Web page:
Winner of the Cambridge University ‘Gamifying Decarbonisation challenge’ sponsored by the Living Lab, FoodIE is a project proposal aimed at reducing carbon emissions in Cambridge. It is a sub-section of Ripple focussed specifically on food; a small ‘trial run’ that can be expanded to all other sectors of the app. The FoodIE team did everything from designing app content to researching metrics to developing a viable business and financial model.

It all started when team members Belinda, Abi, Niki, and Mohammad were discussing ideas for the carbon challenge competition over a hearty lunch. We came down to the realisation that food, something we so often talk and think about as hungry students, is a vital contributing component to the climate crisis. From conversations about what to cook tonight, or where to eat out, how can students become more sustainable ‘foodies’? 

Foodie noun: A person who loves and is very interested in different types of food

Food is a critically important contributor to the global climate crisis, being responsible for over 26% of global greenhouse gas emissions (Ritchie, 2019). Food becomes a more significant proportion of our emissions as we switch to renewable energy. Developing sustainable food habits could be the key to tackling one of the biggest problems we face in our modern world.

We make decisions about food every day for breakfast, lunch, dinner, and snacks. There are a range of factors which impact our choices including taste, cost, convenience, and health. However, we have no reliable way of confirming the sustainability of our food, without turning completely vegan! This is why the FoodIE team devised an app which considers all these factors, so you can just choose your meals, guilt-free.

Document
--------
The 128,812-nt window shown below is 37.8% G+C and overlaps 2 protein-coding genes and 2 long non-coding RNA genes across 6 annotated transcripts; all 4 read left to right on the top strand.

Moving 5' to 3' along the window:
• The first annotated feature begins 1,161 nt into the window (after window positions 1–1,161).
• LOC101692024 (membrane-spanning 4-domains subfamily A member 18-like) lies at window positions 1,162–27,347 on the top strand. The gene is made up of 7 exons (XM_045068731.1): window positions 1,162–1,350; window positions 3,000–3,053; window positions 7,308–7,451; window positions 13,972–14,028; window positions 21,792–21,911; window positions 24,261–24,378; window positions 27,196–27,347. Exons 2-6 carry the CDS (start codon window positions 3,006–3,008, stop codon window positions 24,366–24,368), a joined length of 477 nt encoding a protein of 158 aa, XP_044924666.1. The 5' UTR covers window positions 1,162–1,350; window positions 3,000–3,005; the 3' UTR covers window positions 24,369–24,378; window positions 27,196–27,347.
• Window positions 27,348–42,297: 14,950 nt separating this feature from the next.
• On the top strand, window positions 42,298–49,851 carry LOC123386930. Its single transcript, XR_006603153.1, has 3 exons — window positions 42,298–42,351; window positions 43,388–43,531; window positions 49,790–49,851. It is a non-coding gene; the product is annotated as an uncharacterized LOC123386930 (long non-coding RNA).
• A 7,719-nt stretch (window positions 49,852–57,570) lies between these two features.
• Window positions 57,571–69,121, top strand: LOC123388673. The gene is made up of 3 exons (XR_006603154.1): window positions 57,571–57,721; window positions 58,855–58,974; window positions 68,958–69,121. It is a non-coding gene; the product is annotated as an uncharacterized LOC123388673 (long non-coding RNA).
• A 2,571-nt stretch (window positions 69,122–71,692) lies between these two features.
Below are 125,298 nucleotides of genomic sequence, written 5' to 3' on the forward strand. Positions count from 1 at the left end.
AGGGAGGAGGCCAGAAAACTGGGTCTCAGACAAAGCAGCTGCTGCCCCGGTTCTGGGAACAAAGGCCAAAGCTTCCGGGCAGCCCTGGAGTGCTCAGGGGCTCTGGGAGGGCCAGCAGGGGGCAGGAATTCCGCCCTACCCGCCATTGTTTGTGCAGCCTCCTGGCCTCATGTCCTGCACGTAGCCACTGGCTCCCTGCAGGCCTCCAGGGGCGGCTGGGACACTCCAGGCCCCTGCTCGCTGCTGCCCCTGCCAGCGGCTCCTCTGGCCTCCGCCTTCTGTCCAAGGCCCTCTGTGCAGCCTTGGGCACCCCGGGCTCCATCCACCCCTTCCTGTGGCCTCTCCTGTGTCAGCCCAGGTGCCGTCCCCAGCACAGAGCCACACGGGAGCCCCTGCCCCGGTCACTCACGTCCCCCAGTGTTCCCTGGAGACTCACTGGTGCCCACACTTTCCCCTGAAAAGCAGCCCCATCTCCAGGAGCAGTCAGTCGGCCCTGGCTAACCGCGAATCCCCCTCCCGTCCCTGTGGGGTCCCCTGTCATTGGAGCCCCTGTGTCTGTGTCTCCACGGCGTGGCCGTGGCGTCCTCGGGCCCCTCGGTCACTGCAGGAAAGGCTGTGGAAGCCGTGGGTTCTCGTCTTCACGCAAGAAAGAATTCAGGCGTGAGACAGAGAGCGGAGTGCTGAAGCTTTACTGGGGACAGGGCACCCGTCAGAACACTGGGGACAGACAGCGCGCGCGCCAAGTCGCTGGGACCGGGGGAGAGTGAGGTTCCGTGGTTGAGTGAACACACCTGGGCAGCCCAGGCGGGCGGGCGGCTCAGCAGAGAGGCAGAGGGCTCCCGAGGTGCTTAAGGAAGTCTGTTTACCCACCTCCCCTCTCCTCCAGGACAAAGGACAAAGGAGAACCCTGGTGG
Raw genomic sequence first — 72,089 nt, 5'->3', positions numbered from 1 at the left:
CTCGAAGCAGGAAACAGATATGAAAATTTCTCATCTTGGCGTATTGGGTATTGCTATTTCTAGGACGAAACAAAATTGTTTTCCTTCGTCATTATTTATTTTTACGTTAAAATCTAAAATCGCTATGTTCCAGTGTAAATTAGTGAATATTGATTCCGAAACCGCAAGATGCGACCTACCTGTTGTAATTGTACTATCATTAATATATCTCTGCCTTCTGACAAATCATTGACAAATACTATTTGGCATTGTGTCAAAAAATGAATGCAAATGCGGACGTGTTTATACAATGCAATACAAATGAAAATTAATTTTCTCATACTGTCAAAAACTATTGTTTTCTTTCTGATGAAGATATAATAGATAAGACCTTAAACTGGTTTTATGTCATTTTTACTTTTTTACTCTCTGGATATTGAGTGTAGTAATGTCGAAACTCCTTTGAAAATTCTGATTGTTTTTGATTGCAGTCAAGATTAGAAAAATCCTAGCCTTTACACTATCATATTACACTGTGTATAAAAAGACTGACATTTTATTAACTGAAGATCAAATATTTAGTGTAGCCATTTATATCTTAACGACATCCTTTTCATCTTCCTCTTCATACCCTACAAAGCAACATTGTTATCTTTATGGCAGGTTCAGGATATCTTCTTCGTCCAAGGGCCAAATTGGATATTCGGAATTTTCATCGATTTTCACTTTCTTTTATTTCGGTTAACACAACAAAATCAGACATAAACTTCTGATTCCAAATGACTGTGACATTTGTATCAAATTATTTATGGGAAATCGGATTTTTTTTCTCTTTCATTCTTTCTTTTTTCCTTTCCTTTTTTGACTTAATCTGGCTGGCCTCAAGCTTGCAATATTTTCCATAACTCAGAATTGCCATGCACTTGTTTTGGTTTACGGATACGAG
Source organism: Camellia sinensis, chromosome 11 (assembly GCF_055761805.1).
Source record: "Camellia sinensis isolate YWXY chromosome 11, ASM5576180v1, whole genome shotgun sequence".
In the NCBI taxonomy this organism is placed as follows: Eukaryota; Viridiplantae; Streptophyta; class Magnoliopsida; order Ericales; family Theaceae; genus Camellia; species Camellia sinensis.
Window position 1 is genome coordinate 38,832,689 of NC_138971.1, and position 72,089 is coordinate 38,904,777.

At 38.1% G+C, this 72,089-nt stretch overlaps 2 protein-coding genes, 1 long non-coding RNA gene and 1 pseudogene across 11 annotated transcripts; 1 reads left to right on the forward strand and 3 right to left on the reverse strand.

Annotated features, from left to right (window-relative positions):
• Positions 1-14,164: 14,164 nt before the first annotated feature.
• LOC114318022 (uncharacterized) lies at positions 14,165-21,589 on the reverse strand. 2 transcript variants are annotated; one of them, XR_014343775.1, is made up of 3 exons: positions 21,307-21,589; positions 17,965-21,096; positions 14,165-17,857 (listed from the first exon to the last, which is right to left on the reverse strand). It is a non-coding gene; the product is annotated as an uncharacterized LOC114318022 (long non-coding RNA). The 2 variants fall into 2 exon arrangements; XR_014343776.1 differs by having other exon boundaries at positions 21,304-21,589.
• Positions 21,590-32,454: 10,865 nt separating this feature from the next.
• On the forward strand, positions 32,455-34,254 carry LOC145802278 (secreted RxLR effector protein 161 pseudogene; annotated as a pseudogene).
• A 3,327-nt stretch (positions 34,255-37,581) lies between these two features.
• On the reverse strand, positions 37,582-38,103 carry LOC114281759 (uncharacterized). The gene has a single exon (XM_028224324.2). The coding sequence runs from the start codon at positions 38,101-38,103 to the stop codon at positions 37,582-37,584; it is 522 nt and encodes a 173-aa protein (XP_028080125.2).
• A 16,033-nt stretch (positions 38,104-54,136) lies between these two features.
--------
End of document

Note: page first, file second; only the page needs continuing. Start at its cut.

The FoodIE app is a visually interactive method to foster low-carbon food practices for students while at university. The mobile app, available on iOS and Android platforms, utilises a range of features which promote lifestyle changes through personalised suggestions supported by scientific research. Key features include: a community board which enables collaborative knowledge-sharing; a personalised scoreboard which monitors progress and instils competition; and a 10-step challenge with daily goals to help students reduce their carbon footprint. Our long-term goal is to develop a socially relevant, tailored gaming experience that helps people transition into a more sustainable lifestyle with the focus on global food decarbonisation.

Taking inspiration from the social platforms of Instagram, the community-driven concepts of OLIO, and the holistic approach of Oroeco, the FoodIE app aims to provide the ultimate food sustainability experience. 

After working diligently through a pandemic, our team produced a comprehensive project proposal which won the Gamifying Decarbonisation challenge aimed at reducing carbon consumption in Cambridge. The winnings of this competition has kickstarted the app development phase of the FoodIE project; we are currently working with a technical team to bring our vision to life.



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